Harmon’s Histories: mudslinging and scandal still part of presidential politics
By Jim Harmon
Ah, fall. The weather turns crisp, the leaves turn color, and the political campaigning begins. Well, that’s how it used to be. No more.
Campaigns, now, seem constant with neither a discernible beginning nor end, and no apparent relationship with an election date.
It feels like my absentee ballot should have arrived months ago, given the endless percussive political pandemonium.
Then, there are the candidates and all the mudslinging. Some folks say they’re disgusted and may not vote at all.
It’s a mess, to be sure, but that’s no reason to give up. All we need is a little perspective.
We’ve had some real doozies over the years. New York’s William “Boss” Tweed, Louisiana’s Huey “Kingfish” Long, and Tennessee’s Ray Blanton. Ulysses S. Grant’s administration was enveloped with scandal. Warren G. Harding had its “Teapot Dome,” Nixon had Watergate and Reagan had Iran-Contra.
We’ve seen it all: scoundrels, rogues, corruption, bribery, misconduct, quid pro quo exchanges, racketeering, fraud and extortion.
Mudslinging? It’s always been an ingredient in the American political pie. Our history is filled with examples of nasty campaigns.
In 1828 supporters of John Quincy Adams labeled Andrew Jackson a “slave-trading, gambling, brawling murderer.” Jackson backers countered that Adams “provided a young virgin for the czar of Russia during his tenure as a diplomat.”
Then, there was 1844. James Polk’s backers claimed Henry Clay “had sex with whores and… broke all 10 of the commandments.” Clay’s backers called Polk “a puppet of the ‘slaveocracy’ and a product of racist southern self interest.”
In 1876, nasty rumors were spread that Republican Rutherford B. Hayes, in a drunken “fit of insanity,” had once shot his mother! The Republicans dredged up the recent Civil War, claiming, “Not every Democrat was a Rebel, but every Rebel was a Democrat.”
If you’re looking for parallels to today, 1888 was a fascinating year.
Initially, there were more than a dozen candidates for the Republican presidential nomination. Foreign trade, jobs, personal integrity (or lack of it) and big money were major issues in the campaign. Sound familiar?
Grover Cleveland, a Democrat, was challenged by Republican Benjamin Harrison. There were allegations of voter fraud. There were leaked letters (in the days before e-mail). The campaign was intense and too close to call. In the end, the popular vote went to Cleveland, but the electoral vote went to Harrison.
That same year in Missoula, there was an incredibly tight race for Sheriff. Lifelong Democrat and incumbent Daniel J. Heyfron was challenged by Republican Cain B. Mahoney.
The two had been at odds long before the campaign ever began.
Mahoney had part ownership in a flatboat used as a ferry across the Bitter Root river near the Buckhouse ranch. In 1887, Sheriff Heyfron, enforcing a court order against Mahoney’s partner, seized part of the property used in the ferry operation. Mahoney sued Heyfron over the seizure. The boat-battle continued for years, finally being settled in 1890 in Mahoney’s favor for $300.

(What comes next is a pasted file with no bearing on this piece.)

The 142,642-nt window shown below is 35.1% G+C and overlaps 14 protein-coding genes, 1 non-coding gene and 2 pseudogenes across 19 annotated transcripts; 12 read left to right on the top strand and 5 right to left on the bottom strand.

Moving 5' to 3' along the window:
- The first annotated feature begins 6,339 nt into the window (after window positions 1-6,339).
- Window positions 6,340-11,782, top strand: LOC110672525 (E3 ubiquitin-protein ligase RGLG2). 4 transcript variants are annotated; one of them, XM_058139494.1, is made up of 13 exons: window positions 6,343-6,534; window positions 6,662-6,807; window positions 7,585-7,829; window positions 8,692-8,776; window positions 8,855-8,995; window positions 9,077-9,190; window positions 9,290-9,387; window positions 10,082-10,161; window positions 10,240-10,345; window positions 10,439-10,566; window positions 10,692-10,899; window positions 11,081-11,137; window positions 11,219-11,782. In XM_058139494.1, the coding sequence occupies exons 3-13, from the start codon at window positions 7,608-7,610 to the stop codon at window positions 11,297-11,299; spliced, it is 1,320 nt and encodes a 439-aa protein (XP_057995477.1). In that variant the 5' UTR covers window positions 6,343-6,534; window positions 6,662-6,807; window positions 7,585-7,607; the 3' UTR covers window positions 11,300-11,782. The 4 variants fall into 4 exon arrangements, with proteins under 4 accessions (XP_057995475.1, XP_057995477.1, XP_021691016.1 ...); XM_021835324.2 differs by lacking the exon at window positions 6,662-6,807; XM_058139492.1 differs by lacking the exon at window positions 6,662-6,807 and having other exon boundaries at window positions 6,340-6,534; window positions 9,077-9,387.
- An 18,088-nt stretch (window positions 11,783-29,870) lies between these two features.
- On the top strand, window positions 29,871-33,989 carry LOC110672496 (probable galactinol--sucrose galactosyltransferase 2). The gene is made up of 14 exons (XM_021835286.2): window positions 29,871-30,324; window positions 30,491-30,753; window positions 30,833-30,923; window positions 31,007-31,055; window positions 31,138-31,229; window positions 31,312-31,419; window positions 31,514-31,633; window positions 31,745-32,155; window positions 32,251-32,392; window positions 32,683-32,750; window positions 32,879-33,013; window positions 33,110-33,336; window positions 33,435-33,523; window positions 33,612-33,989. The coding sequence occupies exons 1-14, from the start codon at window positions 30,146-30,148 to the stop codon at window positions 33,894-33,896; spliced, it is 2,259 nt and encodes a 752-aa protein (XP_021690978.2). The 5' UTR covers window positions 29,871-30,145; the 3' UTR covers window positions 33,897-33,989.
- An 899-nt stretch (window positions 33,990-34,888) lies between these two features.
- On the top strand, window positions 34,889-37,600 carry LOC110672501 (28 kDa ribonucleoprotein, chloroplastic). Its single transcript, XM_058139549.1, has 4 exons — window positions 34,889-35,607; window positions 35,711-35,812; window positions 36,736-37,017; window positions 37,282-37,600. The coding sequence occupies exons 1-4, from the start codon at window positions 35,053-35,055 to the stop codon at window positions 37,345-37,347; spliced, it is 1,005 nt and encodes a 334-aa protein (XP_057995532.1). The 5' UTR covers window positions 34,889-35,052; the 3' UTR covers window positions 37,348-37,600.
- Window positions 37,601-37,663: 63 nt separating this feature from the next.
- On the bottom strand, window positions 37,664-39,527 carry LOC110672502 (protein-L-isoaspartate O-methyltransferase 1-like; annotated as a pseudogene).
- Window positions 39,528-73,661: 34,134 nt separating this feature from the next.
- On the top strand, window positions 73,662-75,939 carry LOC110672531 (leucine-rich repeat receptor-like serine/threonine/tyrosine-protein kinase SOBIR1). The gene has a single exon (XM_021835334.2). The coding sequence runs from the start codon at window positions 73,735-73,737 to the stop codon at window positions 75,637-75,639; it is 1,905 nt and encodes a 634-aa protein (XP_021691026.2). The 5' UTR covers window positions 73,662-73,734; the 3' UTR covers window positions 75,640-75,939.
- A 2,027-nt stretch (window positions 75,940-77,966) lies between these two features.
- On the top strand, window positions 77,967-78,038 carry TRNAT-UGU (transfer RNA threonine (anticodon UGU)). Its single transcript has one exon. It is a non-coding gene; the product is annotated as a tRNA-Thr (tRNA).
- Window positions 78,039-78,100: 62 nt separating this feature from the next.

Meantime, back to 1888, and the local election. It was a nasty campaign. The Missoulian newspaper backed Mahoney and claimed Sheriff Heyfron had abused his office and wasted taxpayers’ money, pointing to an expensive, month-long search for some murderers that resulted in no arrests.
The newspaper, noting the Sheriff had taken along his 12-year-old son, charged, “The next time Heyfron summons up a posse to go all-out on a month’s fishing and hunting excursion he will pay the fiddler himself, and not charge the expense up to the County.”
Mahoney won the election by less than 20 votes.
Heyfron immediately cried foul, filing a lawsuit claiming voter fraud. He charged roughly 100 ballots cast by men working on the Marshall railroad grade just east of Missoula were illegal and had the men arrested.
That ticked off the Missoulian, again. The paper charged Heyfron, “… conducted as reckless, dishonorable and venal campaign as was ever made in the territory of Montana.”
“This same shameless Heyfron, guilty of 20 times as much dirt and crime as any man at Marshall grade, is the man who swore out the complaints against them. Living in a house of tissue paper himself, he recklessly hurls stones at all his neighbors.”
Mahoney and the Missoulian claimed Heyfron had “run a gin mill” at one of the precincts. In fact, when election judges arrived at that polling place, west of Missoula, they did find a large amount of whiskey in the house and the home-owner in “a state of intoxication.” As a result, the polling place was moved to another location. But, a direct connection to Heyfron was never made.
In the following two-year court battle, the district court initially ruled in favor of Heyfron and awarded him the Sheriff’s position. Mahoney appealed, but the court denied the appeal.
The case then found its way to the Montana supreme court, which noted numerous irregularities, ranging from fraudulent voting, to miss-spelling of Heyfron’s name on various ballots, to illegally moving that previously-mentioned-precinct.
Ultimately, the court affirmed Heyfron’s election.
Do we always have the most highly qualified candidates, the cleanest campaigns and the most honest and productive political administrations? No.
But, the voters still have the final word.
And, as Winston Churchill said, “Democracy is the worst form of government, except for all the others.”
Jim Harmon is a retired journalist whose 50-year career included nearly three decades at KECI-TV, Missoula in roles ranging from news anchor to weather forecaster. In retirement, Jim is a landscape gardener and history buff who’s spent years reading historical micro-film newspapers. You can read his weekly history column at the Missoula Current.